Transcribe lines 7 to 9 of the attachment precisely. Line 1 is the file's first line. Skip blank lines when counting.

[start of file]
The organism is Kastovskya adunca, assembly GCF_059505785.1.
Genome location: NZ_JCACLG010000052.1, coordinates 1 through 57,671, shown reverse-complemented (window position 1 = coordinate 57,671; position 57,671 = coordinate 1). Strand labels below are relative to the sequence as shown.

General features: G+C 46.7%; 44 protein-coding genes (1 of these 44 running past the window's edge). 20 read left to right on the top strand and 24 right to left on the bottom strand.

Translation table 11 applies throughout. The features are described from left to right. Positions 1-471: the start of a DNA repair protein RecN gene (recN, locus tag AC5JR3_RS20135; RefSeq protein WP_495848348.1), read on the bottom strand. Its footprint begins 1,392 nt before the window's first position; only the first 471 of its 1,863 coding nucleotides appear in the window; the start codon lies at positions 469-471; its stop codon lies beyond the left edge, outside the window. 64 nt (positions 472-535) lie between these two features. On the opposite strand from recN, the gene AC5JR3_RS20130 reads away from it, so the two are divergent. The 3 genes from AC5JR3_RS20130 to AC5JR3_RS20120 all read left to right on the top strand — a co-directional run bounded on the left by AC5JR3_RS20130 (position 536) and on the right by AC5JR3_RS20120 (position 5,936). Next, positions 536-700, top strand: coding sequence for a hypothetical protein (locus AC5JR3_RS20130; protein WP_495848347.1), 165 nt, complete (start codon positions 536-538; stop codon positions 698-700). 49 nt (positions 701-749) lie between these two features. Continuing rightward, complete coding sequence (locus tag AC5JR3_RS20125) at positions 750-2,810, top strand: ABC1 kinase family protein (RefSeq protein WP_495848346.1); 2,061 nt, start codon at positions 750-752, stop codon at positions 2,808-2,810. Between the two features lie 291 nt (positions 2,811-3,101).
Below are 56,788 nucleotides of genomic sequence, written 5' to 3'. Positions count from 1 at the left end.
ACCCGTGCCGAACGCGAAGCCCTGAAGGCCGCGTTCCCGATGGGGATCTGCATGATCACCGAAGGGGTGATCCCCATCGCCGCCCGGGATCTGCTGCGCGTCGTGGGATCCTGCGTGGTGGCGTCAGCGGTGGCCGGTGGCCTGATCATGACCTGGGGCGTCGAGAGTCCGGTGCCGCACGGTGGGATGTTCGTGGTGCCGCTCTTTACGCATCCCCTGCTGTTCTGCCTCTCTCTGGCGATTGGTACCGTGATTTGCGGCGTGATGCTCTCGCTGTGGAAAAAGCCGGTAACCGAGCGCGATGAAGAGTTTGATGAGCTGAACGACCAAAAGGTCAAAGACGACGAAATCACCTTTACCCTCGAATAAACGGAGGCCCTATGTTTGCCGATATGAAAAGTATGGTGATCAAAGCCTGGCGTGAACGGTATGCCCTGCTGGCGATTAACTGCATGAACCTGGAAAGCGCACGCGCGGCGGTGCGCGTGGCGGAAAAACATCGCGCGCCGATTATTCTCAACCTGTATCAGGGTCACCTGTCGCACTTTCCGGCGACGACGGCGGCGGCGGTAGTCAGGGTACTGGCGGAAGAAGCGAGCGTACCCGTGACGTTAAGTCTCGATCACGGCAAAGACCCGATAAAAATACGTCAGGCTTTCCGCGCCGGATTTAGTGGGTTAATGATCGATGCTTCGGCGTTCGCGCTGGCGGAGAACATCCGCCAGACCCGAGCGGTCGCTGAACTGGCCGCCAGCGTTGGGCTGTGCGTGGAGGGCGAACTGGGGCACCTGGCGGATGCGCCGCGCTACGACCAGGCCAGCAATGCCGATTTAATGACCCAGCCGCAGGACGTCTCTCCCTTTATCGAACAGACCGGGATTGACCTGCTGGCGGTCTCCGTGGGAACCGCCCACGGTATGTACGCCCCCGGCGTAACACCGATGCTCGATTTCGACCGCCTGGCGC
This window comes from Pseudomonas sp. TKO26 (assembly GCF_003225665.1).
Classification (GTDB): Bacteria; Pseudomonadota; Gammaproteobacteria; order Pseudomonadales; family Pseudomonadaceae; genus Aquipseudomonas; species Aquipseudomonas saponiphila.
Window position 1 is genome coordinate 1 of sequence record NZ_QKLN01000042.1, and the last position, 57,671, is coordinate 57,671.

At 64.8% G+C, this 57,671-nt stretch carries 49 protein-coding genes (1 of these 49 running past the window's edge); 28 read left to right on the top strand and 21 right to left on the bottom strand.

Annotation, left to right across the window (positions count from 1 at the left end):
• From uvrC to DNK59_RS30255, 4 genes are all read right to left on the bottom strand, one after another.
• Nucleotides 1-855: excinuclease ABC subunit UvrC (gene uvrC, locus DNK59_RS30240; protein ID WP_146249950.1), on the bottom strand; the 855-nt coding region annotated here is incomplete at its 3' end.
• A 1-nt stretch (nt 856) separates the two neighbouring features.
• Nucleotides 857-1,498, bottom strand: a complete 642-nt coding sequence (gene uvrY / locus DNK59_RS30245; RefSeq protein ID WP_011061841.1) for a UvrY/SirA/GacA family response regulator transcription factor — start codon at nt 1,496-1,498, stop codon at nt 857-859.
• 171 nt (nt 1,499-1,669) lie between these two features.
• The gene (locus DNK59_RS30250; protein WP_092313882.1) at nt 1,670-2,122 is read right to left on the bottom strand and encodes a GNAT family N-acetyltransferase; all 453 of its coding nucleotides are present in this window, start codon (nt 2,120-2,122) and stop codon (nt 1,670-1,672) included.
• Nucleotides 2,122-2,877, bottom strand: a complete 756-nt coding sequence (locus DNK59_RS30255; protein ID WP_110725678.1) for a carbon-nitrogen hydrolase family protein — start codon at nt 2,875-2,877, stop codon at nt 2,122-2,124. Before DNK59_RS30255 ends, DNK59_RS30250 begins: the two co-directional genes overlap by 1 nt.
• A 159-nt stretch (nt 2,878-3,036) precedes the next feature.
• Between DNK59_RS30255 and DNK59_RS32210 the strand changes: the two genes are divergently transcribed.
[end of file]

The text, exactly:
This window comes from Pseudomonas sp. TKO26 (assembly GCF_003225665.1).
Classification (GTDB): Bacteria; Pseudomonadota; Gammaproteobacteria; order Pseudomonadales; family Pseudomonadaceae; genus Aquipseudomonas; species Aquipseudomonas saponiphila.
Window position 1 is genome coordinate 1 of sequence record NZ_QKLN01000042.1, and the last position, 57,671, is coordinate 57,671.